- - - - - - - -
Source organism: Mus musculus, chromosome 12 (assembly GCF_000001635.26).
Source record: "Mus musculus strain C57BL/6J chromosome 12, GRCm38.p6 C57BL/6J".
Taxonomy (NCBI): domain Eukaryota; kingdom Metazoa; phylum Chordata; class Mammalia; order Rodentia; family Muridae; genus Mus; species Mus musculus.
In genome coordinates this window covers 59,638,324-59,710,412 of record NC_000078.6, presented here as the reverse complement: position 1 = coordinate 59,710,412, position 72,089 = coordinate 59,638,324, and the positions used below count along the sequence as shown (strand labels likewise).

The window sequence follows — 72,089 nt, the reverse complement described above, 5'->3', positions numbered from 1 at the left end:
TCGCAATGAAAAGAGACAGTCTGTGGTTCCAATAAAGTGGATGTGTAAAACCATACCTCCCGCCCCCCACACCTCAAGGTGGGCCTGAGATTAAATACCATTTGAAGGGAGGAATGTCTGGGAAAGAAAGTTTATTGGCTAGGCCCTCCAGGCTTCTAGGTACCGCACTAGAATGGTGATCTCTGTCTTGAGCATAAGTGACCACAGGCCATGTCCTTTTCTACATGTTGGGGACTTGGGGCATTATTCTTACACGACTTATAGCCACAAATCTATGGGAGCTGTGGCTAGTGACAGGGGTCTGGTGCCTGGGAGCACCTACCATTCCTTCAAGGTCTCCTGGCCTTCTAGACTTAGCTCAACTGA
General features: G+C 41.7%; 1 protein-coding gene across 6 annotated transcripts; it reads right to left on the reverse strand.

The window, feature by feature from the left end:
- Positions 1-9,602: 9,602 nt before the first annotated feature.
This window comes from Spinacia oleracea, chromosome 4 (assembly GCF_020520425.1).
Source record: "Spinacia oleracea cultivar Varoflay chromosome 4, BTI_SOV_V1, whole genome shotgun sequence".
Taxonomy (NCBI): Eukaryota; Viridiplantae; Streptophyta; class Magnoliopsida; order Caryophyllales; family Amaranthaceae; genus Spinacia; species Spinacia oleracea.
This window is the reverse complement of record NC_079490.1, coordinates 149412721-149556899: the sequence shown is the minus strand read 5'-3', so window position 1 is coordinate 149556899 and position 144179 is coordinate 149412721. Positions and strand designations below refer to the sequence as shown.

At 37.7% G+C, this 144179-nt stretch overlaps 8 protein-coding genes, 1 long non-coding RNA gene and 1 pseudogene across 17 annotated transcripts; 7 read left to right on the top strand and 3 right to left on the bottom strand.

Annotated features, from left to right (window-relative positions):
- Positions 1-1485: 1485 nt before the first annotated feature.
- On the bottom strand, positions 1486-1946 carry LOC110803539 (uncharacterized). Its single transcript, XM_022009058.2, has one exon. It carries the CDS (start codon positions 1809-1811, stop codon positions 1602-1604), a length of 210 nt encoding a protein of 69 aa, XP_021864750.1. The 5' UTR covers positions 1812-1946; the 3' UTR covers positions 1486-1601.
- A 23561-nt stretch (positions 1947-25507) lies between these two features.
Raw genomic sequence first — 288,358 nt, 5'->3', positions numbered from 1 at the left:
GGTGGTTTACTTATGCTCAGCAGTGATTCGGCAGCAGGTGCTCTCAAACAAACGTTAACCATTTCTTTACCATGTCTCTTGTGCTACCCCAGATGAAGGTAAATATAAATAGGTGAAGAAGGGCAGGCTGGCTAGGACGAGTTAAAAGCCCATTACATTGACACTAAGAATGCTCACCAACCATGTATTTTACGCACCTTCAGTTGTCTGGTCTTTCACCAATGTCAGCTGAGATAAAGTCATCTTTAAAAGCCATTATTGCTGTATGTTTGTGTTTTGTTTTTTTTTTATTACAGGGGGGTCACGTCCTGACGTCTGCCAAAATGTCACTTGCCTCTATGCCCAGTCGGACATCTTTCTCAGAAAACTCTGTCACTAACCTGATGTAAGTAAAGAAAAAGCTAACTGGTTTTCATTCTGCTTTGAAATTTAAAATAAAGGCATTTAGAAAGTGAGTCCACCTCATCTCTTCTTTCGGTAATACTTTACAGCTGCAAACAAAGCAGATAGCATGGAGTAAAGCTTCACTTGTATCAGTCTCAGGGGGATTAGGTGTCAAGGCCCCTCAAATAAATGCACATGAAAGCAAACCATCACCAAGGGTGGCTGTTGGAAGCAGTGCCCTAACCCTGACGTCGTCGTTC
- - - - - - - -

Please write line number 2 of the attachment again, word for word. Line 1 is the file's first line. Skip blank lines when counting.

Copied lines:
Source record: "Mus musculus strain C57BL/6J chromosome 12, GRCm38.p6 C57BL/6J".